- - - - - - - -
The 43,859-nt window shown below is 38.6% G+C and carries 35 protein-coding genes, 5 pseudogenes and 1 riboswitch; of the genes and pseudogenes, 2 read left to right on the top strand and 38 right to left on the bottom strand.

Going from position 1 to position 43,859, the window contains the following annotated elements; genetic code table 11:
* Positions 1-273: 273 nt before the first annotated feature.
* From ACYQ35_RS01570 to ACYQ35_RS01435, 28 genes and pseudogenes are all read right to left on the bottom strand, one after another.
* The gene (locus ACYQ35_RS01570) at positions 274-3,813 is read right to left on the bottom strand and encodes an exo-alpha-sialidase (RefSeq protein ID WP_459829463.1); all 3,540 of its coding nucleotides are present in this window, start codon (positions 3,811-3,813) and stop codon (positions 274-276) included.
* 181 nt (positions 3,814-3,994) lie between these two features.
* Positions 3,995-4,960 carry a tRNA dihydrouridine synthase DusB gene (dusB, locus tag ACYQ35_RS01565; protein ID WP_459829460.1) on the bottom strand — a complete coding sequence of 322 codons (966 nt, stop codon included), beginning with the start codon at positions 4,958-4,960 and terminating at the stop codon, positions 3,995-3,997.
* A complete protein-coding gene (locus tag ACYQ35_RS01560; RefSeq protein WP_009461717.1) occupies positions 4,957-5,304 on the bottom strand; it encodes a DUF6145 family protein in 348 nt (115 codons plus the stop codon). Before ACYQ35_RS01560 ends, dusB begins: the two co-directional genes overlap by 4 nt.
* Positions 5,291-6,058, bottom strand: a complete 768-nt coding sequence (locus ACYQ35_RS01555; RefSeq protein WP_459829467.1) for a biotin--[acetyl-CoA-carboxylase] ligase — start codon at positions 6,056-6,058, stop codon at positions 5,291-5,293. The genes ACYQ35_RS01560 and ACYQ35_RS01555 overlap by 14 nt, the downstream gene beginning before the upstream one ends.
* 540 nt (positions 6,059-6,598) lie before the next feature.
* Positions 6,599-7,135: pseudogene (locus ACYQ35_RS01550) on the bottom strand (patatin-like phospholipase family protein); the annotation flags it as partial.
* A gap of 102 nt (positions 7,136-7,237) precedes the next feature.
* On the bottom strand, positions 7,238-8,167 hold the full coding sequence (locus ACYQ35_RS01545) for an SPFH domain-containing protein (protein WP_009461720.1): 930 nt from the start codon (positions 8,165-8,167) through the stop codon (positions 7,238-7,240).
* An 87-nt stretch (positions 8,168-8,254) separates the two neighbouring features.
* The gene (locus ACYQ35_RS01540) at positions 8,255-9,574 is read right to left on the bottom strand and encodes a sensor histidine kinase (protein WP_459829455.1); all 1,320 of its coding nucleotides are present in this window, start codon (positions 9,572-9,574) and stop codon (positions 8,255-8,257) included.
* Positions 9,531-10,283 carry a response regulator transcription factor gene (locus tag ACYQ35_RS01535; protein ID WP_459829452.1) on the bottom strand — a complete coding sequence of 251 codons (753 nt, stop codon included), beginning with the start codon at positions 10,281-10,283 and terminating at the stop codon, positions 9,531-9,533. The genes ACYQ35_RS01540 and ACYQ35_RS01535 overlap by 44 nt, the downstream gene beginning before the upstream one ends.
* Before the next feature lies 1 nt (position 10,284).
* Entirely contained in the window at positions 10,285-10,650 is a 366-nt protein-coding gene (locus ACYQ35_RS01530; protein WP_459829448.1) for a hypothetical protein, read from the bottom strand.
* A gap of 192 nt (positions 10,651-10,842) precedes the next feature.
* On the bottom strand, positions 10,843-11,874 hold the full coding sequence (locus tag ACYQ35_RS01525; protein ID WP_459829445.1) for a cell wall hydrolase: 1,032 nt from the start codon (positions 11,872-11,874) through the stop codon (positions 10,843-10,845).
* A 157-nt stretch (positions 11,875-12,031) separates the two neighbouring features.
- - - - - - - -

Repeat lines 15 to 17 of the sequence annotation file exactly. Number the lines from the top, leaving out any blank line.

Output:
* The gene (locus ACYQ35_RS01540) at positions 8,255-9,574 is read right to left on the bottom strand and encodes a sensor histidine kinase (protein WP_459829455.1); all 1,320 of its coding nucleotides are present in this window, start codon (positions 9,572-9,574) and stop codon (positions 8,255-8,257) included.
* Positions 9,531-10,283 carry a response regulator transcription factor gene (locus tag ACYQ35_RS01535; protein ID WP_459829452.1) on the bottom strand — a complete coding sequence of 251 codons (753 nt, stop codon included), beginning with the start codon at positions 10,281-10,283 and terminating at the stop codon, positions 9,531-9,533. The genes ACYQ35_RS01540 and ACYQ35_RS01535 overlap by 44 nt, the downstream gene beginning before the upstream one ends.
* Before the next feature lies 1 nt (position 10,284).